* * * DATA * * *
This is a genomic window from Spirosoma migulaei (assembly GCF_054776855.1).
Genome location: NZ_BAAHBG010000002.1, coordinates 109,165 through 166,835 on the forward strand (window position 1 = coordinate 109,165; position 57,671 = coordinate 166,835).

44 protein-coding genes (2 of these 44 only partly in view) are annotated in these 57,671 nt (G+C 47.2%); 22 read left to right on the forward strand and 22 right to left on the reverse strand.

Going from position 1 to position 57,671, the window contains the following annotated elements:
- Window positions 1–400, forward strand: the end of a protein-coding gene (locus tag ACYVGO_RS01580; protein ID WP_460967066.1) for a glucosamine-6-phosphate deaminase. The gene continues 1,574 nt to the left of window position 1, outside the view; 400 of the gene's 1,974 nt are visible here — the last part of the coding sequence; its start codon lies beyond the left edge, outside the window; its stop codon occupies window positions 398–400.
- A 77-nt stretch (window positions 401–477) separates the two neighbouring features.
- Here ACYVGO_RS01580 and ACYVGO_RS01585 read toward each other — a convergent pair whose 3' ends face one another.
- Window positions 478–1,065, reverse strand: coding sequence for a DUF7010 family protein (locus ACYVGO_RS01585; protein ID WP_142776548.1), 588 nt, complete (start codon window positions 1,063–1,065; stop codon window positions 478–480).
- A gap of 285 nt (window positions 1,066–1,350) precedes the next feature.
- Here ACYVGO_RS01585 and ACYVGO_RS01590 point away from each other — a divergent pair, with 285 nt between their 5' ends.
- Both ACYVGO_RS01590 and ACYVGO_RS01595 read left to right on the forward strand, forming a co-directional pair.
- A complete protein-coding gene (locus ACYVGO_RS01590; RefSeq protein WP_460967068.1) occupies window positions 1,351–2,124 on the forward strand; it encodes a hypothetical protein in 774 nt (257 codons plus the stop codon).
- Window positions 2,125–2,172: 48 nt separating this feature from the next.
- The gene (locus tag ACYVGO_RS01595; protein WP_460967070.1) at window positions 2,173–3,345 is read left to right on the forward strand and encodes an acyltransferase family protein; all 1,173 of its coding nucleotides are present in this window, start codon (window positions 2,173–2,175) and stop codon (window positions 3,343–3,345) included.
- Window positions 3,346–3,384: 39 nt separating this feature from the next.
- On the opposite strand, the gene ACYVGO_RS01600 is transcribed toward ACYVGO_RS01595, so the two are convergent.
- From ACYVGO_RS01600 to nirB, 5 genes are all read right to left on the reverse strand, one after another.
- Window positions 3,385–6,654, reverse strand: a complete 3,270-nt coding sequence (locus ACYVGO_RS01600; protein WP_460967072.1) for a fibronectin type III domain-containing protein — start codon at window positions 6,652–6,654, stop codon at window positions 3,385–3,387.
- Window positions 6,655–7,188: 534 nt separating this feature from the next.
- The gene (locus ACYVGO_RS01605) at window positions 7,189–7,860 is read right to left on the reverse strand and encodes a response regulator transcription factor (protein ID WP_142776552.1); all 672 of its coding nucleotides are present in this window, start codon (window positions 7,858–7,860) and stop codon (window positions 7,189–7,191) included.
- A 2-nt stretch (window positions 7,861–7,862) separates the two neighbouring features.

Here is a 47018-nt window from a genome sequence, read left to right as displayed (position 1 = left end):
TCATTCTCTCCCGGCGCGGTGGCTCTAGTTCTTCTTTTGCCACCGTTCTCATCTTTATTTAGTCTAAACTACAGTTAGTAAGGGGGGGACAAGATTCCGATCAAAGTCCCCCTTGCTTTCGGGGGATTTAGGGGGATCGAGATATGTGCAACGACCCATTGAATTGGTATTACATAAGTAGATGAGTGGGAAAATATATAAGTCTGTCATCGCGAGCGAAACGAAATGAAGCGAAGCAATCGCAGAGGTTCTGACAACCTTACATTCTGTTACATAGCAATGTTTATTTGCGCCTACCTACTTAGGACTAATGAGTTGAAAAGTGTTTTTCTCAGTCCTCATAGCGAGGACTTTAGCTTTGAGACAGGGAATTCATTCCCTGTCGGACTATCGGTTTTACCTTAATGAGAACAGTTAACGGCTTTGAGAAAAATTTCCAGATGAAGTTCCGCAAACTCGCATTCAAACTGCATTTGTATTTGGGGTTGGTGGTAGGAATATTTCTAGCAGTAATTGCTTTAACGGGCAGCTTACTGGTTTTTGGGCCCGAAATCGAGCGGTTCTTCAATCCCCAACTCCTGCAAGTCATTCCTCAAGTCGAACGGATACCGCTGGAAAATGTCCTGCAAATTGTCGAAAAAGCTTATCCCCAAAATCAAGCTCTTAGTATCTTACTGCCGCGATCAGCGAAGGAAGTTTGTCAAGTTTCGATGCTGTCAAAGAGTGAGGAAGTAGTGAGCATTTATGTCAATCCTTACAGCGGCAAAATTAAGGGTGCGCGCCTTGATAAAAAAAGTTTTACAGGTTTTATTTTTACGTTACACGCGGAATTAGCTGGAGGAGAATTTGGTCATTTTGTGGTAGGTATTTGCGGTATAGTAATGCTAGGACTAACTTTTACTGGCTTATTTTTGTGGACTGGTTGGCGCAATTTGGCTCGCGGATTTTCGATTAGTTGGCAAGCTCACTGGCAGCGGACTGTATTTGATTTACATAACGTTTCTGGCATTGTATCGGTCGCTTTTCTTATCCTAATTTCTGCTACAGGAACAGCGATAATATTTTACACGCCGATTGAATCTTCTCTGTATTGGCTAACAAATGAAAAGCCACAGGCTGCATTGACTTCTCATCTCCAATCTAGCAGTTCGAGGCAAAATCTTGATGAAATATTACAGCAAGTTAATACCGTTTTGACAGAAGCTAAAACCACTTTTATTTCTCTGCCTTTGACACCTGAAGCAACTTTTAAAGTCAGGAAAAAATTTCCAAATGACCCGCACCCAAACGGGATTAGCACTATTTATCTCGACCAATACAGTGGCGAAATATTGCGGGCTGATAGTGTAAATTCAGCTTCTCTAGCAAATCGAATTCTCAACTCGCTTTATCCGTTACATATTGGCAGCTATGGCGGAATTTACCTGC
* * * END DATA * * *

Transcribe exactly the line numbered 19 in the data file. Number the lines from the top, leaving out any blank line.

- Window positions 6,655–7,188: 534 nt separating this feature from the next.